Once I realized nature in Beijing was as close as the subway and bus lines, I started seeing connections with nature everywhere I looked. I thought about how 法源寺 (Fayuan Temple), the Buddhist temple tucked away in a Hutong that I had visited last week, was surrounded by and almost immersed in trees; it was built to exist within nature, rather than interrupting nature for the sake of human use. Branches had whispered with the breeze as we stepped between temple buildings, read the inscriptions in ancient Chinese, and tried to make connections between the ancient and modern writing systems. I imagined that some of the trees, the most solid and steady, had witnessed the careful carving of those original ancient characters. Now they watched us wander among them, visitors from across the world, studying the same language in its current form.
Beijing is also scattered with parks, several within a walk from our dorm. In summer months, the lotus flowers 荷花 and 莲花 begin to bloom, opening their fragrant petals for morning passerby before retreating at the rise of night. When my language partner Tang Hui had a free morning, she walked through a nearby park and snapped photos of the pink blossoms among wide green leaves dotting the lake, messaging me the pictures over WeChat. Later, as we were walking and saw a small lotus bloom on the university campus, she pointed out how the lotus root was the same food we had dropped in the boiling water at a Beijing hotpot joint the other week. The thread of nature, of course, trickled all the way down to the foods on our plates.
Even in our weekly CET-organized martial arts class, I found nature when I began to look. In my language class, where we study not only language topics but cultural ones as well, our teacher had given an introductory explanation of the Chinese religion and philosophy of Daoism. Its key principles, I learned, might be translated as inaction, accordance with nature, and spontaneity. These principles are expressed in various aspects of Chinese culture—for example, in the practice of 太极, Tai Chi. The martial arts we are learning, our instructor Li Ke has explained, is similar to Tai Chi; we move in accordance with nature, with purpose, but also while letting the natural flow of the movement lead us forward. We incorporate fans into the routine, which, after practicing a few times, almost seem to open and close on their own, in accordance with the sense behind the movements. So even in the shadow of the bleachers, on the sun-browned university track practicing martial arts, I realized there was a glimmer of the natural world for me to connect with.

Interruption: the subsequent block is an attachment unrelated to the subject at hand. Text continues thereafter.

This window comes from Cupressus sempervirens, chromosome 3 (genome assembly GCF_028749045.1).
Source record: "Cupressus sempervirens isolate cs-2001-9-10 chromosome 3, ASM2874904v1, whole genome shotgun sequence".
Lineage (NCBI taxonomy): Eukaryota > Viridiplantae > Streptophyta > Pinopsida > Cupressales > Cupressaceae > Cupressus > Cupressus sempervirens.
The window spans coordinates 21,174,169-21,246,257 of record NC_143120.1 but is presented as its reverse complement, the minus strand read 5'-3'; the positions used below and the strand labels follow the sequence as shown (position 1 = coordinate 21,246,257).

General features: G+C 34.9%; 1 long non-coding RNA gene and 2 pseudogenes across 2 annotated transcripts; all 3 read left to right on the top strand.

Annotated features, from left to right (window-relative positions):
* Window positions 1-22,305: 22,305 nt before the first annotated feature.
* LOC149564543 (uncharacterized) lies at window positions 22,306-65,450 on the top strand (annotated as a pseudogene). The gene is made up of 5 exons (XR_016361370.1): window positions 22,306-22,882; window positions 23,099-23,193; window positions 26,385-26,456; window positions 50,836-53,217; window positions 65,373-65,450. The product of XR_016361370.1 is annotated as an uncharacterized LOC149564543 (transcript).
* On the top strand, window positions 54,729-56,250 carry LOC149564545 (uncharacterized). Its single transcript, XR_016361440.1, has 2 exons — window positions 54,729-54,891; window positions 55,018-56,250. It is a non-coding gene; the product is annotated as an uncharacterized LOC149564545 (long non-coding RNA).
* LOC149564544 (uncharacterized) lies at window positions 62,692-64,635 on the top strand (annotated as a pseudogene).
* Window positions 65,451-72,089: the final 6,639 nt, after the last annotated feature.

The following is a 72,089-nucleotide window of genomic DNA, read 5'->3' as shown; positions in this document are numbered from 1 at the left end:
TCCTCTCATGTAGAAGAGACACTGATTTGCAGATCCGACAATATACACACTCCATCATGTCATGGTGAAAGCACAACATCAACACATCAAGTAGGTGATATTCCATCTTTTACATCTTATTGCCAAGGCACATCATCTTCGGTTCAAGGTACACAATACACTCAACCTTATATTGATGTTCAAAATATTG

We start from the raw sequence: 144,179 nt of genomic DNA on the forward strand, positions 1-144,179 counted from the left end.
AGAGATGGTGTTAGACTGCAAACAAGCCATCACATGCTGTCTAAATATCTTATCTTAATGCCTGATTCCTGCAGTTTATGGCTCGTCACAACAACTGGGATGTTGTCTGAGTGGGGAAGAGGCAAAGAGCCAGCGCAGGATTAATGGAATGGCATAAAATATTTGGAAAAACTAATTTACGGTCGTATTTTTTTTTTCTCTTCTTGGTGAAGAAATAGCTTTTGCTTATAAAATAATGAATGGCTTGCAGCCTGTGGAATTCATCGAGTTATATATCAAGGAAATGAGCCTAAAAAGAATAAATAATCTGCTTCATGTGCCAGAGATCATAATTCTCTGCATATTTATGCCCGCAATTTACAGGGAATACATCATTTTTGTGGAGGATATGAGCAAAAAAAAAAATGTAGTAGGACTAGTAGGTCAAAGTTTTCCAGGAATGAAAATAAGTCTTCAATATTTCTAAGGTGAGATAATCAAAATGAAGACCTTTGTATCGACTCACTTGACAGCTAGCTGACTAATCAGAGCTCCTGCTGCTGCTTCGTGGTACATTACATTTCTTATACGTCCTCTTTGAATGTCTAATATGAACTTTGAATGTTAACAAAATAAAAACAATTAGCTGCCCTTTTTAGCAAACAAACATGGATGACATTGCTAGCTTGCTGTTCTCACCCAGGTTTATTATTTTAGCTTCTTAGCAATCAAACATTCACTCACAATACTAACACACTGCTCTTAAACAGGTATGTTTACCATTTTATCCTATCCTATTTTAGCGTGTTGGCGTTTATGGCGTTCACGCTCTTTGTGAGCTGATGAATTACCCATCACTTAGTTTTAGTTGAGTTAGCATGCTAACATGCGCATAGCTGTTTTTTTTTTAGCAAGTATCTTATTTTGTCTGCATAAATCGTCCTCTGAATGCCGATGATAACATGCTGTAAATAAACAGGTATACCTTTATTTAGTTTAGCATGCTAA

CET classmates and language partners practicing martial arts together
Our language classes teach us vocabulary for communicating with native speakers, for debating solutions for US-China relations; our teachers show us how to write formally in Chinese and read news about green finance and international policy. They’ve also taught us about traditional Beijing culture and architecture, the influences of Confucianism on the education system and family structures, and much more. However, the experience of studying abroad in Beijing, experiencing the language in real-time and in connection with my body and mind, is what I believe has truly made a difference in my learning Chinese. The carefully planned class sessions build us a rigorous structure, a framework for the language that is immensely helpful. But it is the real-life experiences that sow life within this framework and allow us to actually live within the language.
The type of experience I’m describing—spontaneous, moving freely through the world—could be described as 随便, as random and possibly careless. But it could also be described as moving in accordance with the nature of the place you are studying, the flow of its language, and maybe even in accordance with the natural world. As we were hiking up that first mountain, chatting in Mandarin over the rush of the wind, I realized where such experiences could lead me. I also realized how far I still have to go in filling in that framework of living in another language. But—just like the Beijing hills I’ve hiked so far—that is a mountain I am excited to climb.